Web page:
Nikon D3200 Vs. D3500: Which Entry-Level DSLR Is Fit For You?

Nikon’s entry-level DSLR cameras, the D3200 and D3500, are both great options for beginner photographers looking to upgrade from a point-and-shoot. But with an almost identical megapixel count, sensor size, and features, it can be tough to decide which model is the better fit for your needs and budget.

In this in-depth comparison, we’ll break down the key specs and features of the Nikon D3200 and D3500 to help you determine the right entry-level DSLR for your goals.

A Brief Comparison Table

FeatureNikon D3200Nikon D3500
Release Year20122018
Sensor Resolution24.2 MP24.2 MP
ISO Range100-6400 (expandable to 12800)100-25600
ViewfinderOptical pentamirrorOptical pentamirror
Continuous Shooting4 fps5 fps
Video Resolution1080p @ 30fps1080p @ 60fps
Autofocus Points11 points11 points
Articulating ScreenNoNo
Battery Life540 shots1250 shots

Nikon D3200 Overview

Released in 2012, the Nikon D3200 has been a long-time favorite for beginner photographers thanks to its compact size, user-friendly controls, and high 24.2MP image quality. It was Nikon’s first entry-level DSLR to offer 1080p HD video recording, making it a versatile pick for both still photos and video clips.

The D3200 contains an APS-C CMOS sensor with a DX crop factor of 1.5x. This allows you to get a little more “reach” from all your lenses compared to full-frame cameras. The ISO range of 100-6400 is solid for this price point, allowing you to shoot in low light conditions.

Nikon D3200
Nikon D3200

There are 11 autofocus points with one cross-type sensor, which is fairly basic but gets the job done for common scenarios like portraits, landscapes, and casual action shots. The camera shoots at 4 frames per second in burst mode.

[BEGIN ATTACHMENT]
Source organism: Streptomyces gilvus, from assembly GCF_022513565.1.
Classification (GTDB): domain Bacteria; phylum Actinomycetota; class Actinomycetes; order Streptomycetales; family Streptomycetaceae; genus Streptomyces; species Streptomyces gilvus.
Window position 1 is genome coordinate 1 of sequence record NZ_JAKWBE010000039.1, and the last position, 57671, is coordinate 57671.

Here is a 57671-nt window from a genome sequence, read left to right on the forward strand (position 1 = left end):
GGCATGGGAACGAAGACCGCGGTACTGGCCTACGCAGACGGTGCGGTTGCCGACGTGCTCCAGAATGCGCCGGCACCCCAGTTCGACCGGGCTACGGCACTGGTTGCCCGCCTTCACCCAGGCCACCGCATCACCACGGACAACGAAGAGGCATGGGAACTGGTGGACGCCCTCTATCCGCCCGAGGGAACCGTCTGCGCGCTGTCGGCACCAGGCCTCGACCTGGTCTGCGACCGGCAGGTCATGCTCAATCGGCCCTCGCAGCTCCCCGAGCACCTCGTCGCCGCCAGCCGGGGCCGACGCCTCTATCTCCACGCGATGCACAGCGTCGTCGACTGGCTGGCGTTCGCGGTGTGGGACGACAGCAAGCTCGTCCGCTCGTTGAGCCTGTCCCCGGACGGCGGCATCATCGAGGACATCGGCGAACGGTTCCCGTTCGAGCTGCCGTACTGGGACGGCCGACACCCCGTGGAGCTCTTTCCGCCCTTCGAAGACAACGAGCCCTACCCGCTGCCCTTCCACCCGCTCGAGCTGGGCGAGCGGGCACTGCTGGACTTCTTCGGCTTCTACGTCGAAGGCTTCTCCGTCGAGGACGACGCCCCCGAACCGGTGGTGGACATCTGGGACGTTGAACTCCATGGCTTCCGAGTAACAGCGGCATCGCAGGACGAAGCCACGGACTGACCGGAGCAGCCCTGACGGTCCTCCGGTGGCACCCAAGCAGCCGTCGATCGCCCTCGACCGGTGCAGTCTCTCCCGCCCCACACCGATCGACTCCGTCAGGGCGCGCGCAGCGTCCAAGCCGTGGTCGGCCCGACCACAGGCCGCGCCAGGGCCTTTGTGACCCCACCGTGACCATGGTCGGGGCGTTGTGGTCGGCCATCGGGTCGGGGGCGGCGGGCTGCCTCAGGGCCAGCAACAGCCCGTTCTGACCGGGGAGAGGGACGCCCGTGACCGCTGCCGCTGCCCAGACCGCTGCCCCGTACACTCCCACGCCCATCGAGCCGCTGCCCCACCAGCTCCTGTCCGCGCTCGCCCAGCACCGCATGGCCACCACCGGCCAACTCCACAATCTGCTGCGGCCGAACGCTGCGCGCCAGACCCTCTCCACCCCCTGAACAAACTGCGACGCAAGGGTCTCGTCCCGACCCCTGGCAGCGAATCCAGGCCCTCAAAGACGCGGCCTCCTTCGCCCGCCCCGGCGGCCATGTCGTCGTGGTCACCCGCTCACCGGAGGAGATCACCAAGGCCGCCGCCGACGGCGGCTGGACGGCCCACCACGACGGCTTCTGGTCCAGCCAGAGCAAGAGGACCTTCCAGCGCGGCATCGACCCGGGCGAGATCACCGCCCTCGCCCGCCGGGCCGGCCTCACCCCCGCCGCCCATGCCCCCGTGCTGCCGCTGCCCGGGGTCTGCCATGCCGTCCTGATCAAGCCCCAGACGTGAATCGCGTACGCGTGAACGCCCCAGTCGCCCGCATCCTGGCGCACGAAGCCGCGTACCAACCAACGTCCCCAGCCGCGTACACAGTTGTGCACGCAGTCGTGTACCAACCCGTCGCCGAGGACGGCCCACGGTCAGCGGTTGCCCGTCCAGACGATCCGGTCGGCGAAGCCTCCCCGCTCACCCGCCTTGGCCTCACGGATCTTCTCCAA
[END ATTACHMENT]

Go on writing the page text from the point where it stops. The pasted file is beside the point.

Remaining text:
Handling is streamlined with a compact, lightweight body, intuitive button layout, and 3” rear LCD screen. While the screen is not touch enabled, the interface is great for beginners. More advanced photographers may desire more physical controls as they grow into the camera.

One downside is that Full HD 1080p video is limited to 30fps, so action videos can look a bit choppy. There is also no external mic input, so you’ll have to rely on the built-in mono mic for audio.

But overall, the D3200 is a great value pick with exceptional image quality for its class thanks to the high resolution 24MP sensor.

Nikon D3200 Key Specs:

  • 24.2MP DX-format CMOS sensor
  • EXPEED 3 image processor
  • ISO 100-6400 (expands to 12800)
  • 11 AF points (1 cross-type)
  • 1080p Full HD video at 30fps
  • 4 fps continuous shooting
  • 3” fixed 921k-dot LCD screen
  • Weight: 505g

Also Read: Is Canon EOS Rebel T7i Better Than EOS Rebel T8i?

Nikon D3500 Overview

The D3500, released in 2018, is Nikon’s current entry-level DSLR option. It improves upon the D3200 in a few key ways while retaining many of the same core features.